Piotrek: And that’s so cool! I miss that so much. I’m not a big fan of the old tv shows that were fully episodic, but I love the ones that take the middle ground – with multiple episodes that stand on their own, while the big storyline slowly develops. Babylon 5 was great with it, and I re-watched it recently, still enjoying every bit of it (ok, special effects look aged now, but it’s not a problem for me). Doctor Who does it each season, with varying levels of success, and that’s big part of why I love this show.
Series that keep on the main plot all the time need to be really tight, and even when they’re good it usually makes me long for more exploration that we would get from a few episodes diverting from the Big Thing.
Some of Netflix’s Marvel shows had a problem with a rather short plot spread thoughout too many episodes – The Mandalorian is an example of a show with excellent pacing!
Ola: I think the parental perspective is paradoxically one of the most important in this series. Many reviewers have touched on this theme already, especially with regards to its conspicuous absence from the earlier works in the franchise; while I would argue that a parental figure is always present, albeit in various forms, in Star Wars – from Obi Wan to Kanan Jarrus, to Shmi Skywalker and Galen Erso, and finally to Darth Vader, the relationship between the Child and the Mandalorian takes this theme to another level entirely, making it the most important element of the series – the issues of individual responsibility, emotional attachment, sacrifice, role modeling, etc. form the core of The Mandalorian S01.
Piotrek: And, in contrast to the movies, it takes time to develop the characters and their attachments. There are no shortcuts, we are not supposed to just accept this because we know the tropes – we see how it happened. There are meaningful conversations, difficult choices and game-changing events that makes sense, not just look pretty.
This is becoming a post about the state of Star Wars as a franchise, not The Mandalorian review 🙂 So, going back to the show, I very much appreciate how all the elements seem to matter, and to come together to create a great story.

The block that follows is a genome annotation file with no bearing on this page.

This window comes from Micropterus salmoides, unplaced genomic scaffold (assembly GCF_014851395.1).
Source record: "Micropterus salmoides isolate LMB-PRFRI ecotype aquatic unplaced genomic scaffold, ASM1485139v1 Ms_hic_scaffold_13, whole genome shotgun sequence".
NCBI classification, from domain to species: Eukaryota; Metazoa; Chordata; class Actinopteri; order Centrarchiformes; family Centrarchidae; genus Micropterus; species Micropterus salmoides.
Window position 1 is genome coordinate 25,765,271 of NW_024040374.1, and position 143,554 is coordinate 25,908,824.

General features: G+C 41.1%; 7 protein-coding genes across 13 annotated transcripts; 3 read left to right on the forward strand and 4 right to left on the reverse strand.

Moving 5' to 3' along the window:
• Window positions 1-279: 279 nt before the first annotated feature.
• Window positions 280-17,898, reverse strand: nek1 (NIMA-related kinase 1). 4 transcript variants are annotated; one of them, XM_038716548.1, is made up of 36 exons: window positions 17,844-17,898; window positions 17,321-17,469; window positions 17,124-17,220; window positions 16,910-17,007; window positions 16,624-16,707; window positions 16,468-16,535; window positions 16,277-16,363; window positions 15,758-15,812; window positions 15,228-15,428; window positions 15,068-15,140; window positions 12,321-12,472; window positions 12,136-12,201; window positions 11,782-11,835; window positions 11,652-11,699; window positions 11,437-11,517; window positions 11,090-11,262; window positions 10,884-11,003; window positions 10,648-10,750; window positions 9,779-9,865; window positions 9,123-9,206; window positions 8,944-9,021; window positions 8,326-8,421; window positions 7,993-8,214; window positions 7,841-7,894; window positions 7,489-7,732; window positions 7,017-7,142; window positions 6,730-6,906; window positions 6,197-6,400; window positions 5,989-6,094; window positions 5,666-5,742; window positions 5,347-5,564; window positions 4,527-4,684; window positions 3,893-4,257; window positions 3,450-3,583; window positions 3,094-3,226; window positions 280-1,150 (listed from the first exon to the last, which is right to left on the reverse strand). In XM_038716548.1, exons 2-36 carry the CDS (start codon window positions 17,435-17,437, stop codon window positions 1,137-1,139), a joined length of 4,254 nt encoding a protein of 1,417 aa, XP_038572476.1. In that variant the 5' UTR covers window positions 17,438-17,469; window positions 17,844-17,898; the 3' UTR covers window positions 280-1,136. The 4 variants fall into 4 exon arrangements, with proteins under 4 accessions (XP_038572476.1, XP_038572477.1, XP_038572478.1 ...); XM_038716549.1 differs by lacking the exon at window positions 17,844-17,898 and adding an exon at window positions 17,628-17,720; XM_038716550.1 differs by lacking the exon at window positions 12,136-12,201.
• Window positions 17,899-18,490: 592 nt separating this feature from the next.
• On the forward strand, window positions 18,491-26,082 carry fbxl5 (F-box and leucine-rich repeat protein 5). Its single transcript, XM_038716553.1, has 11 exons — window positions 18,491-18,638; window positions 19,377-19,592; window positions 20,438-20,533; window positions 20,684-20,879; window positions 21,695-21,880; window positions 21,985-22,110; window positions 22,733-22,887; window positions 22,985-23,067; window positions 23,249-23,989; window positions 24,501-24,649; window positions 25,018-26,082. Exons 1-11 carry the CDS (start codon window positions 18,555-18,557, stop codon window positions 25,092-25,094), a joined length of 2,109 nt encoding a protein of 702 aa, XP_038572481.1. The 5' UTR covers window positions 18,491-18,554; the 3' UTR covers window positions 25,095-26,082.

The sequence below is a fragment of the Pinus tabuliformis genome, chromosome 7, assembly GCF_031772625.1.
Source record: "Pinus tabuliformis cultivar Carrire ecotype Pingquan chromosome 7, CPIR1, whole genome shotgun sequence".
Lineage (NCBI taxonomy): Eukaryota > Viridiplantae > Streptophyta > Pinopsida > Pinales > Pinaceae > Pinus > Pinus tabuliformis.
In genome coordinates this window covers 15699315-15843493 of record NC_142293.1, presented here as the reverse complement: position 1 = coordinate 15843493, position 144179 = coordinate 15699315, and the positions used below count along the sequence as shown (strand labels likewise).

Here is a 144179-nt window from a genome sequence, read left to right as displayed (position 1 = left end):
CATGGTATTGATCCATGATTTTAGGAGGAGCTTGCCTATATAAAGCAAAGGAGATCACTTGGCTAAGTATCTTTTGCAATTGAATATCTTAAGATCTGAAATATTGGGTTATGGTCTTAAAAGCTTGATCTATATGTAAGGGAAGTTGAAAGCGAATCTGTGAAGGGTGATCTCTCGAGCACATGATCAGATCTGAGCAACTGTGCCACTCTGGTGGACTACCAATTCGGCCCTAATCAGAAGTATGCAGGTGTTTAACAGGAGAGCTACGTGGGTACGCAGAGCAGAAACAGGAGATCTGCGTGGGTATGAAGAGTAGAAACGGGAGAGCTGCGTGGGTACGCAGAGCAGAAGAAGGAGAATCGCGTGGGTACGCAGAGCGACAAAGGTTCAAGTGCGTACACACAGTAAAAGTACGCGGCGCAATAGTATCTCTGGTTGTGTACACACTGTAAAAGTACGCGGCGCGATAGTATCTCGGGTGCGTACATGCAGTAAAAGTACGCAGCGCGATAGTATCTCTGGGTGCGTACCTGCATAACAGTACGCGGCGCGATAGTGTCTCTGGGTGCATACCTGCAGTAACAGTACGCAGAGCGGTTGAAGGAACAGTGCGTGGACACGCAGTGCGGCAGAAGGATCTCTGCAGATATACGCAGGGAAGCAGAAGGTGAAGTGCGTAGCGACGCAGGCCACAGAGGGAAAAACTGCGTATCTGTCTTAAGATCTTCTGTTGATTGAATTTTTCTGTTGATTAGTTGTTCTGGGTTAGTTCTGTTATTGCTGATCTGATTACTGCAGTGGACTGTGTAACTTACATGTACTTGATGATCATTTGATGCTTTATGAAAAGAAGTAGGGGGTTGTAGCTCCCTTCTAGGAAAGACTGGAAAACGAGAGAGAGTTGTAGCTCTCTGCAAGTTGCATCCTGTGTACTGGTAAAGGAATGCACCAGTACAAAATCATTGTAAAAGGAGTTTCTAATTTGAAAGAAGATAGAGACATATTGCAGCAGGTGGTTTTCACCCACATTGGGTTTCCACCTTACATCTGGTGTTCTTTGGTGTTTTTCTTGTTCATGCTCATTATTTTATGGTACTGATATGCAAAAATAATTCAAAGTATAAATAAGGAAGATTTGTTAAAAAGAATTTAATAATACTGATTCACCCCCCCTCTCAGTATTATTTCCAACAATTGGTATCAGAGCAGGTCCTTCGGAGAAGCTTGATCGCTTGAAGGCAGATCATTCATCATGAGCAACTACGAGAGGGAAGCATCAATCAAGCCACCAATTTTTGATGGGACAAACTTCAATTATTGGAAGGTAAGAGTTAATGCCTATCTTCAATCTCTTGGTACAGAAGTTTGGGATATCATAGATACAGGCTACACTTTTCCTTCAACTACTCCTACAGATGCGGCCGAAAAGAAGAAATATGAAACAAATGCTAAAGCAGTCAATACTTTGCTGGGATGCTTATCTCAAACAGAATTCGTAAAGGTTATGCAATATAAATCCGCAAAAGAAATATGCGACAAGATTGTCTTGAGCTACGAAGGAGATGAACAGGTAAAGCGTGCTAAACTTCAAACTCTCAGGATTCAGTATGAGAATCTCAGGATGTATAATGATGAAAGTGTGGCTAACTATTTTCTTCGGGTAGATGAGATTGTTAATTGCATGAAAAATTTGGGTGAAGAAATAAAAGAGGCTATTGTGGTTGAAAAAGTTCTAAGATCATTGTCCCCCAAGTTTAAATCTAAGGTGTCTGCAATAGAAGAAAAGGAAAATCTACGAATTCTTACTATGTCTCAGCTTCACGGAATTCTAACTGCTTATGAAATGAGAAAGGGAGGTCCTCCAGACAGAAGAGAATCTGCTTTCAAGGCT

Things regain a sense of proportion, danger is scaled down, but no less dangerous. A single AT-ST is scary enough, and the victory is no less satisfying with less noise and explosions. Infrequent displays of The Child’s power, a convenient but not overused Deus ex machina, are never just for show, but a way to move the plot forward and reveal a further bit about the characters.
What The Child becomes is a great riddle, for now he has potential for both good and evil. And how will such a powerful figure influence the universe, if he’s not mentioned in the canon movies set further in the timeline?
Ola: Ah, I wouldn’t really go that far. For those who watched SW: Rebels, The Child’s free use of the Force without any deeper moral consideration is nothing new. I think in The Mandalorian the showrunners are trying to make the point that the Force itself is a neutral power, a tool, if you will, that can be used for both good and evil – like a knife, but a bit more glorified :P. And its ultimate side, light or dark, truly depends on the wielder. But because the Force can be viewed as a fundamentally metaphysical relationship with the living universe, the moral aspect of its usage in the end has much further-reaching consequences for its wielder.